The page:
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Exhaust Velocity  
User currently offlineBruce From United States of America, joined May 1999, 5046 posts, RR: 15
Posted (12 years 2 months 1 week 2 days 19 hours ago) and read 1403 times:

Here's one for the die-hard technical types. On a typical 757, what is the velocity of the air/exhaust as it comes out of the cone in the engine? At cruise power level, and at takeoff thrust level?


bruce


Bruce Leibowitz - Jackson, MS (KJAN) - Canon 50D/100-400L IS lens
8 replies: All unread, jump to last
 
User currently offlineSailorOrion From Germany, joined Feb 2001, 2058 posts, RR: 6
Reply 1, posted (12 years 2 months 1 week 2 days 15 hours ago) and read 1390 times:

Normally, the flow speed in the throat of the nozzle is Mach 1 for takeoff and cruise power, although I'm not 100% positive that this is true for the bypass flow also, but I'd say yes.

SailorOrion


User currently offlineTomcat From Belgium, joined Sep 2000, 161 posts, RR: 0
Reply 2, posted (12 years 2 months 1 week 2 days 5 hours ago) and read 1371 times:

Hi SailorOrion,

I'm not so positive about the fact that the speed of the bypass is sonic at the exhaust. Given the relatively low compression through the fan, I would say the speed is only subsonic (high subsonic).

Nicolas.


User currently offlineNikes From , joined Dec 1969, posts, RR:
Reply 3, posted (12 years 2 months 1 week 2 days 5 hours ago) and read 1368 times:


Well the fan tip speeds in todays airliners can approach in excess of Mach 1.2,
because the 757 nozzle is convergent, the speeds will either be Mach one (choked) or less.

Nikes


User currently offlineBroke From United States of America, joined Apr 2002, 1322 posts, RR: 3
Reply 4, posted (12 years 2 months 5 days 10 hours ago) and read 1313 times:

On turbojet engines and in the hot stream of turbofan engines, the air leaving the exhaust can approach Mach 1 at takeoff power (Mach 1 is the ideal). The air leaving the by-pass never gets near Mach 1; that is one of the reason hi-pass ratio turbo-fans are so much quieter than turbojets. The tips of high by-pass ratio engines can get to Mach 1 are take-off, you can hear the sound if you know what to expect.

User currently offlineDc10hound From United States of America, joined Dec 2000, 463 posts, RR: 5
Reply 5, posted (12 years 2 months 5 days ago) and read 1288 times:

>>I'm not so positive about the fact that the speed of the bypass is sonic at the exhaust. Given the relatively low compression through the fan, I would say the speed is only subsonic (high subsonic).<<

I can't find any info on jet blast in the B757 MM, but the A300 MM, Chapter
09-21-00-0 contains charts with the following data:

Take Off Power, 60 feet aft of Fan Nozzle Exit = 400 Knots (741 Km/Hr)

Take Off Power, 240 feet aft = 100 Knots (185 Km/Hr)

Take Off Power, 400 feet aft = 50 Knots (93 Km/Hr)

I'll try to scan the charts at home and post them.



"Eagles soar. But weasels never get sucked into jet intakes.."
User currently offlineSailorOrion From Germany, joined Feb 2001, 2058 posts, RR: 6
Reply 6, posted (12 years 2 months 4 days 15 hours ago) and read 1273 times:

As I said, I am not sure about the fan stream, but for the core stream, most modern aircraft engines have three 'critical cross sections' (cross section with an fluid Mach number of EXACTLY 1).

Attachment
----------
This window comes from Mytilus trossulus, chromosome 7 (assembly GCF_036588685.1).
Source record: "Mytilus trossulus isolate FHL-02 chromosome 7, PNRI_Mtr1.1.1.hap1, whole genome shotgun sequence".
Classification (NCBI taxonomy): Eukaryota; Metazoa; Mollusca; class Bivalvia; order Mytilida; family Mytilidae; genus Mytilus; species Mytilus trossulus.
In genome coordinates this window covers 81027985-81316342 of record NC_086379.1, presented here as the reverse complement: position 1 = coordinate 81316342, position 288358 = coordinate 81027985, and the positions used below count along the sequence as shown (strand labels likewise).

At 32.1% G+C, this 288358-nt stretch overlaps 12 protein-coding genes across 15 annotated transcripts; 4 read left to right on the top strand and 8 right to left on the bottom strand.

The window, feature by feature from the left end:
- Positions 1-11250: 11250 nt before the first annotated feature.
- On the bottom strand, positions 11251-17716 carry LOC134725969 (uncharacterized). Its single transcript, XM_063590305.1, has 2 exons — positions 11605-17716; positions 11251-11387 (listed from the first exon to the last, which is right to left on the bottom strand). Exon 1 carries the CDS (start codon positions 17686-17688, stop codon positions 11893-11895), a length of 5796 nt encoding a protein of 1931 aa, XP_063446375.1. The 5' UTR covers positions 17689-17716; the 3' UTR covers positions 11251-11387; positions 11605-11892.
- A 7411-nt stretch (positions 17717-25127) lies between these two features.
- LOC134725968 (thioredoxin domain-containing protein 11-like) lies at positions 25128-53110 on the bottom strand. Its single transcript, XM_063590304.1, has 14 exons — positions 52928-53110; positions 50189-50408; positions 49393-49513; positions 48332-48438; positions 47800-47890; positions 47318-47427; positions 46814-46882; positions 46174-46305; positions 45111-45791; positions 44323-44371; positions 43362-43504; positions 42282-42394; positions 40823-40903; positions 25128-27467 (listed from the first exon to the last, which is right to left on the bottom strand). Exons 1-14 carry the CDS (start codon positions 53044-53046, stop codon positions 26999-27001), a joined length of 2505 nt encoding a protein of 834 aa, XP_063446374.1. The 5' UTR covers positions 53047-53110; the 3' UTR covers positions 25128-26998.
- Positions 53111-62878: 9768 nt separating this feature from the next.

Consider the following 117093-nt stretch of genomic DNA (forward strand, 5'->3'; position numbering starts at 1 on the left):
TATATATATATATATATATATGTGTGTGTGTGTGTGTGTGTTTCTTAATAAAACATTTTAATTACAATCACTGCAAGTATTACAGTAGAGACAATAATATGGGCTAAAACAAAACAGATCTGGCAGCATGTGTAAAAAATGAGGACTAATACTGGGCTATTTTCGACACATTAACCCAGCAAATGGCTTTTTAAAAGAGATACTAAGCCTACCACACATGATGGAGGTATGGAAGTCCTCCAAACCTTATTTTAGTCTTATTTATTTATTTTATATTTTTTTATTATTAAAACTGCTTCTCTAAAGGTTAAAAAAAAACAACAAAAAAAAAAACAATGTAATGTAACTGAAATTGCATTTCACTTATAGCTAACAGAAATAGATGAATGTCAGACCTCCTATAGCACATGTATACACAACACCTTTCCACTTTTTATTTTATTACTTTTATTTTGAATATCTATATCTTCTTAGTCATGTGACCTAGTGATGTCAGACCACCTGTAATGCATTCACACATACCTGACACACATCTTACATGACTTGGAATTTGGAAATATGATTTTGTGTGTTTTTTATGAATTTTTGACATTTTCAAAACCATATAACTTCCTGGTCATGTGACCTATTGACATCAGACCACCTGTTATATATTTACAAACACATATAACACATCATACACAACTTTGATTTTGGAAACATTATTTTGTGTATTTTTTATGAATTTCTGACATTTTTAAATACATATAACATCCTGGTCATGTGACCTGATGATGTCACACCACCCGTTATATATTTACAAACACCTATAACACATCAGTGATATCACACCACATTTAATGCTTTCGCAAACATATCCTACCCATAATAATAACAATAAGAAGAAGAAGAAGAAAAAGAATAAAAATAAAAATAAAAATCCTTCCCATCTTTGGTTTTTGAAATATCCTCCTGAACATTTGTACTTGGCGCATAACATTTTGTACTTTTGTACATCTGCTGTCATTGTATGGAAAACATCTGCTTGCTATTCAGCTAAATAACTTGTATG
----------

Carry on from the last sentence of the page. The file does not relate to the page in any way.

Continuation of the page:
HPT inlet guide vanes
LPT inlet guide vanes
nozzle throat.

The reason for this is simple. A turbine running between two critical cross sections is running at a totally contant pressure ratio (at least when running above a certain thrust setting like during cruise, climb and takeoff), and can therefore be highly optimized for that pressure ratio. A compressor has a variety of different inlet pressures, velocities and temperatures which it has to work with, thats one of the reason why compressors have effiencies of 'only' about 85% to 90%, whereas latest generation turbines (running on next-generation engines) are around 97% or 98%.

For the fan stream, I think that with a high cruise speed, the exhaust velocity can be Mach 1 also, remember that the inlet Mach number is already around M 0.6 and cruise speed of a 747SP can be around 0.92. one should also consider, that if the Mach numbers for both core and bypass a 1.00, the velocity of the core can be easily 40 or 50% higher, usually around 500 meters / second

Exhaust mach number for a civil aerospace engine can never exceed Mach 1, since the nozzles cannot accelerate the steam further than Mach 1.

SailorOrion

P.S. Please excuse my crappy engieering english, hope it was understandible  Smile


User currently offlineLeezyjet From United Kingdom, joined Oct 2001, 4041 posts, RR: 53
Reply 7, posted (12 years 2 months 4 days 1 hour ago) and read 1252 times:

I'd also like to know what the temperatures are of the exhaust gas at differant distances behind the a/c and differant engines. If anyone has this info, could you e-mail it to me or post it, I'd like it for a kind of project I have in mind.

Thanx.



"She Rolls, 45 knots, 90, 135, nose comes up to 20 degrees, she's airborne - She flies, Concorde Flies"
User currently offlineSailorOrion From Germany, joined Feb 2001, 2058 posts, RR: 6
Reply 8, posted (12 years 2 months 3 days 16 hours ago) and read 1244 times:

They are described in the Aircraft Characteristics for Airport Planning manual, section 6.1 for each aircraft.

These can be found:
for the A380: http://www.airbus.com/products/a380_AC.asp

for Boeings and MDDs: http://www.boeing.com/assocproducts/aircompat/

SailorOrion


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